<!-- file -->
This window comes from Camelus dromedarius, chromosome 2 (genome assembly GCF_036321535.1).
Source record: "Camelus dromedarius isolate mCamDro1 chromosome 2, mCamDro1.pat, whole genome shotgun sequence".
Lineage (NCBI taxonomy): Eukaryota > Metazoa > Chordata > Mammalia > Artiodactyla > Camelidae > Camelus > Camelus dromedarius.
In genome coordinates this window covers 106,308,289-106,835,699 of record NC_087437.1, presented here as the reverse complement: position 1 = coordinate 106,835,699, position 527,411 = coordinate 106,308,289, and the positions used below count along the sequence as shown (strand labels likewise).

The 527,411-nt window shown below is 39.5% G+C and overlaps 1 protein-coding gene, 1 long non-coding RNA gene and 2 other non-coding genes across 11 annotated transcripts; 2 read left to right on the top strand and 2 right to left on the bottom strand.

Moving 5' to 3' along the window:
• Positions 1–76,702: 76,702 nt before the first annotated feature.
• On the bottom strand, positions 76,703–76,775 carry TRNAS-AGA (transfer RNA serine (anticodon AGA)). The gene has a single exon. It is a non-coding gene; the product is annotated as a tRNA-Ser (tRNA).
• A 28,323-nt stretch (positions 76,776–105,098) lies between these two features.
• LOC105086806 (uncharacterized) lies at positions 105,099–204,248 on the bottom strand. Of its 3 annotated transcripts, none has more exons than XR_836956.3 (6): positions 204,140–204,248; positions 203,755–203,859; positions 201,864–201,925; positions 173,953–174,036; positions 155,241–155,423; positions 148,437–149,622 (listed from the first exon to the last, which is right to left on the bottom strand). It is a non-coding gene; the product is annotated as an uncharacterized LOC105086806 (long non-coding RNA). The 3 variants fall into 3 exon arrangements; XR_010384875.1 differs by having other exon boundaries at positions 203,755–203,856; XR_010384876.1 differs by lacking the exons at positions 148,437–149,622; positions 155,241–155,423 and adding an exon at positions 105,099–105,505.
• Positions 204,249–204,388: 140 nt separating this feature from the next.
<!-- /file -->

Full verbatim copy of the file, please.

This window comes from Camelus dromedarius, chromosome 2 (genome assembly GCF_036321535.1).
Source record: "Camelus dromedarius isolate mCamDro1 chromosome 2, mCamDro1.pat, whole genome shotgun sequence".
Lineage (NCBI taxonomy): Eukaryota > Metazoa > Chordata > Mammalia > Artiodactyla > Camelidae > Camelus > Camelus dromedarius.
In genome coordinates this window covers 106,308,289-106,835,699 of record NC_087437.1, presented here as the reverse complement: position 1 = coordinate 106,835,699, position 527,411 = coordinate 106,308,289, and the positions used below count along the sequence as shown (strand labels likewise).

The 527,411-nt window shown below is 39.5% G+C and overlaps 1 protein-coding gene, 1 long non-coding RNA gene and 2 other non-coding genes across 11 annotated transcripts; 2 read left to right on the top strand and 2 right to left on the bottom strand.

Moving 5' to 3' along the window:
• Positions 1–76,702: 76,702 nt before the first annotated feature.
• On the bottom strand, positions 76,703–76,775 carry TRNAS-AGA (transfer RNA serine (anticodon AGA)). The gene has a single exon. It is a non-coding gene; the product is annotated as a tRNA-Ser (tRNA).
• A 28,323-nt stretch (positions 76,776–105,098) lies between these two features.
• LOC105086806 (uncharacterized) lies at positions 105,099–204,248 on the bottom strand. Of its 3 annotated transcripts, none has more exons than XR_836956.3 (6): positions 204,140–204,248; positions 203,755–203,859; positions 201,864–201,925; positions 173,953–174,036; positions 155,241–155,423; positions 148,437–149,622 (listed from the first exon to the last, which is right to left on the bottom strand). It is a non-coding gene; the product is annotated as an uncharacterized LOC105086806 (long non-coding RNA). The 3 variants fall into 3 exon arrangements; XR_010384875.1 differs by having other exon boundaries at positions 203,755–203,856; XR_010384876.1 differs by lacking the exons at positions 148,437–149,622; positions 155,241–155,423 and adding an exon at positions 105,099–105,505.
• Positions 204,249–204,388: 140 nt separating this feature from the next.